Chinese cotton stocks will fall to a five-year low as the huge reserves are being auctioned off. The sharp decline in Chinese imports, and falling domestic production, will help draw down stocks even as Chinese demand falls. A policy of government auctions, and import limitations, will shrink Chinese cotton stocks by seven per cent in 2015-16 and a further 10 per cent in 2016-17.
China’s huge stockpiles, accumulated through an abandoned price support scheme, have been hanging over world markets. The country says it will sell up to two million tons of cotton between May and August. Daily sales will be made of up to 30,000 tons, with prices based on international and domestic markets in the run up to the sales.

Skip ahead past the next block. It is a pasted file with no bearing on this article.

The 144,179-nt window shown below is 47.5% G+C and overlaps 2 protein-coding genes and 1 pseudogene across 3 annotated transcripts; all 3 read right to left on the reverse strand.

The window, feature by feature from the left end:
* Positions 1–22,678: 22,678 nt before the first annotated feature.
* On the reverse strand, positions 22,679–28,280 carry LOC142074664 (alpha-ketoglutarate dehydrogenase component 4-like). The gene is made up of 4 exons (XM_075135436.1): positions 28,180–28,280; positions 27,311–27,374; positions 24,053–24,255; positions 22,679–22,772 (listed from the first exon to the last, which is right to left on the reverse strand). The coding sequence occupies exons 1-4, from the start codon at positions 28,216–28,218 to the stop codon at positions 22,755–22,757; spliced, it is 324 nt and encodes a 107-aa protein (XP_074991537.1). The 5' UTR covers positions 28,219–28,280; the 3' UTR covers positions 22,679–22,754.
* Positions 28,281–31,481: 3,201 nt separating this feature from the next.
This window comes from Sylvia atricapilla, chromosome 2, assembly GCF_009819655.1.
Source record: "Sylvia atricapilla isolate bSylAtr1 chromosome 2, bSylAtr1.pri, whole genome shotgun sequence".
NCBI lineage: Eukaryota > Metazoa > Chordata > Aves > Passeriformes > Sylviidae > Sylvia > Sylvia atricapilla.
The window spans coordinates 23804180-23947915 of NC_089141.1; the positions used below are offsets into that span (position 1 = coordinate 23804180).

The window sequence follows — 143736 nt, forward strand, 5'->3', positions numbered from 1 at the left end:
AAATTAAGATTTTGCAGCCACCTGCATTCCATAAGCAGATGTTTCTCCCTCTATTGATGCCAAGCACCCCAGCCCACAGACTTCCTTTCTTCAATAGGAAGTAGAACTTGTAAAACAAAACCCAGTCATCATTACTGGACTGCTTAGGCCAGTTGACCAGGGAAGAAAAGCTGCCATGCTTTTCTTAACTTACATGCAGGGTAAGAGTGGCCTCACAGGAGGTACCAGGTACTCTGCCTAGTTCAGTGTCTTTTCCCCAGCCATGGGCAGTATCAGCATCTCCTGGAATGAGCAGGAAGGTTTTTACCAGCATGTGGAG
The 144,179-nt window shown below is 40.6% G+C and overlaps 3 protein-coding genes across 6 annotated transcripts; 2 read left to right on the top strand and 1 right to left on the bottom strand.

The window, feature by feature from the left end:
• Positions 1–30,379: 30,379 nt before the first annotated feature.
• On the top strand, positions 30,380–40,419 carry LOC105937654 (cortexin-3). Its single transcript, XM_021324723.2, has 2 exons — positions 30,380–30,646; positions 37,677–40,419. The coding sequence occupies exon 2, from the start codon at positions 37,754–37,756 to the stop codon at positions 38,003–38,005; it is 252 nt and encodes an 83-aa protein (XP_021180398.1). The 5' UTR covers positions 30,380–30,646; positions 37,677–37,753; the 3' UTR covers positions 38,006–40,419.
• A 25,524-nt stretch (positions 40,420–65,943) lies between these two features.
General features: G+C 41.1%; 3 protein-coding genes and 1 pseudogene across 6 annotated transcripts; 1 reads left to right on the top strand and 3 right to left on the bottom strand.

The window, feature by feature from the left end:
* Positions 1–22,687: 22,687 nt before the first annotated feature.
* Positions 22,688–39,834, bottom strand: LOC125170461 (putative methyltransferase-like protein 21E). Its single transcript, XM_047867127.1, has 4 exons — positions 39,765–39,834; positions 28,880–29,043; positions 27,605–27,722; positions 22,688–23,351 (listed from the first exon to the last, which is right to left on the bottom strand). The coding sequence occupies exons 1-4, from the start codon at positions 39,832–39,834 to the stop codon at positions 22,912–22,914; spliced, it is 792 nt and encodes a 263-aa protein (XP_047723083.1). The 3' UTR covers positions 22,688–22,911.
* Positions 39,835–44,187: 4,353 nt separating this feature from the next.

China, which up until this year was the world's top cotton buyer, is set to pare its imports to the minimum levels agreed with the World Trade Organisation. Import restrictions are expected to shrink Chinese buying by 40 per cent in 2015-17 with a further 13 per cent reduction in 2016-17. And production in China is expected to fall 10 per cent year on year thanks to high production costs. The fall-off in production and imports will outweigh falling Chinese demand.